Until the 1980s, most vehicle lifts were of the in-ground type. Today, surface mounted lifts are the most widely used. Surface mounted lifts are typically bolted to the garage floor and powered by an electric motor which operates either a hydraulic pump or a screw type drive. To read more about specific lift types, please use the links below.
2 post surface mounted lifts are the most popular type of surface mounted lift purchased today. These lifts are usually frame-engaging and have swing arms which travel up the two columns. 2 post lifts are synchronized mechanically, hydraulically or electronically. 2 post lifts make a clicking sound when lifting…it’s the load holding device. To provide support, always lower the lift onto the load-holding-devices. Some 2 post lifts are equipped with an overhead shut-off bar
Most commonly configured as a four-post surface-mounted lift, multi-post runway lifts allow the vehicle to be driven onto two runways and lifted by its tires, providing full access to the underside of the vehicle. Four-post lifts can also be configured to perform wheels-free services.
Most parallelogram lifts are drive-on lifts with two runways. Traditional parallelogram lifting mechanisms move the vehicle a short distance fore or aft when lifting or lowering. There are hybrid versions of this lift type that move straight up and down. This lift type is powered by an electro-hydraulic power unit. Synchronization of the two parallel runways is usually accomplished by hydraulic or electronic means. Sometimes a torsion bar connected to opposing parallelogram legs is employed to assist in synchronization. Some drive-on parallelogram lifts can be configured to perform wheels-free services.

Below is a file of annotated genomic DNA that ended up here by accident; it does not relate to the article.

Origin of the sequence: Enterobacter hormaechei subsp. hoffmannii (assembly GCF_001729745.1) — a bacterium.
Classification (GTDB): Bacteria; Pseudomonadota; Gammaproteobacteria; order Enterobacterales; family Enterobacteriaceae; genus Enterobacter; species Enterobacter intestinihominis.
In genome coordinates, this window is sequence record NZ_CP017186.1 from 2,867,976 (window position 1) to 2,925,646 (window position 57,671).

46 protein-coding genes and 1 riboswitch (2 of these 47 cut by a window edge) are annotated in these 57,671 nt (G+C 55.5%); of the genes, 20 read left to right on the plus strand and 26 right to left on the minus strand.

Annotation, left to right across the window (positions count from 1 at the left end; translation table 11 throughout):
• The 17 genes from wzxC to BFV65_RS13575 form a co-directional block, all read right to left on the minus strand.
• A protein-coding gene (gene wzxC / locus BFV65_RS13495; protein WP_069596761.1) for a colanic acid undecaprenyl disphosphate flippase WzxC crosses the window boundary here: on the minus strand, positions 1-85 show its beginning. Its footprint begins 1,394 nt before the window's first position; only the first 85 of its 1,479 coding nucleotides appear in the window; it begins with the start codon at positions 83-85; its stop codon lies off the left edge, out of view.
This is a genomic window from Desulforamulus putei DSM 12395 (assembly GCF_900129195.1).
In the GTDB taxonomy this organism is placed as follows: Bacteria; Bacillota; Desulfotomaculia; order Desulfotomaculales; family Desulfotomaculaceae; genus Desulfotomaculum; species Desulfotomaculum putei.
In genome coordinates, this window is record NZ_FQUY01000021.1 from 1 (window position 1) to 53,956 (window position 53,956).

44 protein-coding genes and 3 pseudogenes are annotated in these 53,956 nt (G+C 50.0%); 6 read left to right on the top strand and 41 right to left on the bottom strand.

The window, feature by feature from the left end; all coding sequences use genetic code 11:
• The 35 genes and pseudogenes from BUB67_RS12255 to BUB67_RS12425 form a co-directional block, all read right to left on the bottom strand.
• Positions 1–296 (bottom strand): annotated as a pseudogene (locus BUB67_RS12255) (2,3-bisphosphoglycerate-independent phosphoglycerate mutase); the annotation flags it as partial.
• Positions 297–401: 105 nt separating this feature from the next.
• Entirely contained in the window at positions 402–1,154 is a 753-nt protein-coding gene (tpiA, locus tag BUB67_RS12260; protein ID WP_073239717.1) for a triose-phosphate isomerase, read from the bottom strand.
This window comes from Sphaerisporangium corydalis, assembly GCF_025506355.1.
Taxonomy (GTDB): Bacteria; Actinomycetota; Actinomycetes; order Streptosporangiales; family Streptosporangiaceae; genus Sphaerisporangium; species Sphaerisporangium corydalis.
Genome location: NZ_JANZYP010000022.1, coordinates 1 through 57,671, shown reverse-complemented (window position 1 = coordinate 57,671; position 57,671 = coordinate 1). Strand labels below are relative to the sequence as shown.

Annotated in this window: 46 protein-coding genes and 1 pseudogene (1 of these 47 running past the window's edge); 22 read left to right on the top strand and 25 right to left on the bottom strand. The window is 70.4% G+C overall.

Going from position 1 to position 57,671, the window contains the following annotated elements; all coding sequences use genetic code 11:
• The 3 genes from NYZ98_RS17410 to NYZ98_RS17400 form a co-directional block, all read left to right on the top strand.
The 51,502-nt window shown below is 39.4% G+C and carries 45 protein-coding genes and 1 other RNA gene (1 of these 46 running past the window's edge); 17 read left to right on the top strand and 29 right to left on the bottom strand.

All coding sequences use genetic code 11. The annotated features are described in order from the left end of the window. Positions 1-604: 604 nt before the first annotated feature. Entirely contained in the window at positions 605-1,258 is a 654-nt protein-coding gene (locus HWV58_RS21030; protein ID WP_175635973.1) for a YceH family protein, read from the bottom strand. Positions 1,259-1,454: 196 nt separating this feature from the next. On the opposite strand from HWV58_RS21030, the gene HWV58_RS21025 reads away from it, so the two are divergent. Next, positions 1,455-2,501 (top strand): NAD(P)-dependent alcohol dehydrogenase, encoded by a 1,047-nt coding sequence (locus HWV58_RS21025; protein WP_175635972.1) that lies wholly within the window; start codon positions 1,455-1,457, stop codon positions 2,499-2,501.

The scissors lift may be equipped as a drive-on style with runways or as one that is frame or body engaging. There are surface-mounted and in-ground versions available. The scissors lift has a lifting mechanism similar to a traditional parallelogram lift, however, it lifts and lowers a vehicle in a straight vertical path, rather than fore or aft of its original position.
Some drive-on scissors lifts can be configured to perform wheels-free services.
Lifts with their lifting assemblies installed below the garage floor are known as inground lifts. Most modern manufacturers of inground lifts have developed systems to contain all of the hydraulic components within an enclosure. This reduces the risk of soil contamination from hydraulic leaks.
These lifts employ one or more hydraulic pistons or scissors mechanisms depending on the type of vehicle and how much weight is to be lifted. Light-duty lifts use one or two pistons. Heavy-duty inground lifts feature two to three pistons or scissors mechanisms.
Different inground lifts are manufactured to suit almost any type of repair or maintenance service on virtually any vehicle.
Wheel Engaging Mobile Units (Mobile Columns)
The moveable wheel-engaging lift is commonly known as the mobile column lift. It consists of individual lifting columns that are used in sets of two, four, six or more units. Each of the individual columns is mobile, contains an electric power unit and is operated by a hydraulic cylinder or screw drive. The columns communicate through cables or wirelessly to enable synchronized lifting and lowering.
This popular lift type requires a hard, level surface and can be moved as needed to lift the vehicle
Low/Mid Rise Frame Engaging
Low and mid-rise frame or body engaging lifts usually engage the vehicle’s frame or its perimeter. The lift operates in either a traditional parallelogram-style (which moves fore or aft as it lifts and lowers) or a scissors-style (which moves in a straight vertical direction). These lifts may be powered by an electric-hydraulic power unit or, in the case of some low-rise service lifts, by compressed air. The primary uses of these lifts are tire, brake and wheel service, as well as collision repair – there is limited access to the underside of a raised vehicle on this lift type.